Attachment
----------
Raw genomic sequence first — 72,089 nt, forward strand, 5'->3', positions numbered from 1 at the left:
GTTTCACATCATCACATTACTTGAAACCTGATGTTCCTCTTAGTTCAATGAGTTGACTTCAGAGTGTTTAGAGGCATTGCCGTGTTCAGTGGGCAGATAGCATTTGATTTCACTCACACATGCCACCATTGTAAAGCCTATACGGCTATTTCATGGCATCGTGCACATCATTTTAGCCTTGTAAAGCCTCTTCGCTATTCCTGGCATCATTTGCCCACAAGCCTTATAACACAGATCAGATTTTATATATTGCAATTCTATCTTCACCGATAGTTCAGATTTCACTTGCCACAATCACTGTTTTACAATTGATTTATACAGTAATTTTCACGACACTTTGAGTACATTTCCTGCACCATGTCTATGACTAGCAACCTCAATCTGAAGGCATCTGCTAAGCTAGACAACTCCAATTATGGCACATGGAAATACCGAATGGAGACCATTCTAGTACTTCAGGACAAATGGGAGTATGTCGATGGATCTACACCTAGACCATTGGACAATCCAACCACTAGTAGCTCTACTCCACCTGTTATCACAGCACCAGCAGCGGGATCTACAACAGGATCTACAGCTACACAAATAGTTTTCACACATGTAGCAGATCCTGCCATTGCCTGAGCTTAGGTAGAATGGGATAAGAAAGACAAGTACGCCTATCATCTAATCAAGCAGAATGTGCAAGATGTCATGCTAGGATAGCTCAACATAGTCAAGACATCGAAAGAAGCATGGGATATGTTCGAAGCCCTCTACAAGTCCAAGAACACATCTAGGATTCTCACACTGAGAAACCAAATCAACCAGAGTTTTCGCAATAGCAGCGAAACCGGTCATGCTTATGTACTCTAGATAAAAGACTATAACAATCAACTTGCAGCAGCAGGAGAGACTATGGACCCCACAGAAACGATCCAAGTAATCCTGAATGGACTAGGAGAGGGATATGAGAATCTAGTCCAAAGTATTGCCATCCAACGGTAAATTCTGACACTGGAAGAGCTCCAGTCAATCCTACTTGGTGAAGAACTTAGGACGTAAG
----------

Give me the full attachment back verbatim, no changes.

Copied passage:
Raw genomic sequence first — 72,089 nt, forward strand, 5'->3', positions numbered from 1 at the left:
GTTTCACATCATCACATTACTTGAAACCTGATGTTCCTCTTAGTTCAATGAGTTGACTTCAGAGTGTTTAGAGGCATTGCCGTGTTCAGTGGGCAGATAGCATTTGATTTCACTCACACATGCCACCATTGTAAAGCCTATACGGCTATTTCATGGCATCGTGCACATCATTTTAGCCTTGTAAAGCCTCTTCGCTATTCCTGGCATCATTTGCCCACAAGCCTTATAACACAGATCAGATTTTATATATTGCAATTCTATCTTCACCGATAGTTCAGATTTCACTTGCCACAATCACTGTTTTACAATTGATTTATACAGTAATTTTCACGACACTTTGAGTACATTTCCTGCACCATGTCTATGACTAGCAACCTCAATCTGAAGGCATCTGCTAAGCTAGACAACTCCAATTATGGCACATGGAAATACCGAATGGAGACCATTCTAGTACTTCAGGACAAATGGGAGTATGTCGATGGATCTACACCTAGACCATTGGACAATCCAACCACTAGTAGCTCTACTCCACCTGTTATCACAGCACCAGCAGCGGGATCTACAACAGGATCTACAGCTACACAAATAGTTTTCACACATGTAGCAGATCCTGCCATTGCCTGAGCTTAGGTAGAATGGGATAAGAAAGACAAGTACGCCTATCATCTAATCAAGCAGAATGTGCAAGATGTCATGCTAGGATAGCTCAACATAGTCAAGACATCGAAAGAAGCATGGGATATGTTCGAAGCCCTCTACAAGTCCAAGAACACATCTAGGATTCTCACACTGAGAAACCAAATCAACCAGAGTTTTCGCAATAGCAGCGAAACCGGTCATGCTTATGTACTCTAGATAAAAGACTATAACAATCAACTTGCAGCAGCAGGAGAGACTATGGACCCCACAGAAACGATCCAAGTAATCCTGAATGGACTAGGAGAGGGATATGAGAATCTAGTCCAAAGTATTGCCATCCAACGGTAAATTCTGACACTGGAAGAGCTCCAGTCAATCCTACTTGGTGAAGAACTTAGGACGTAAG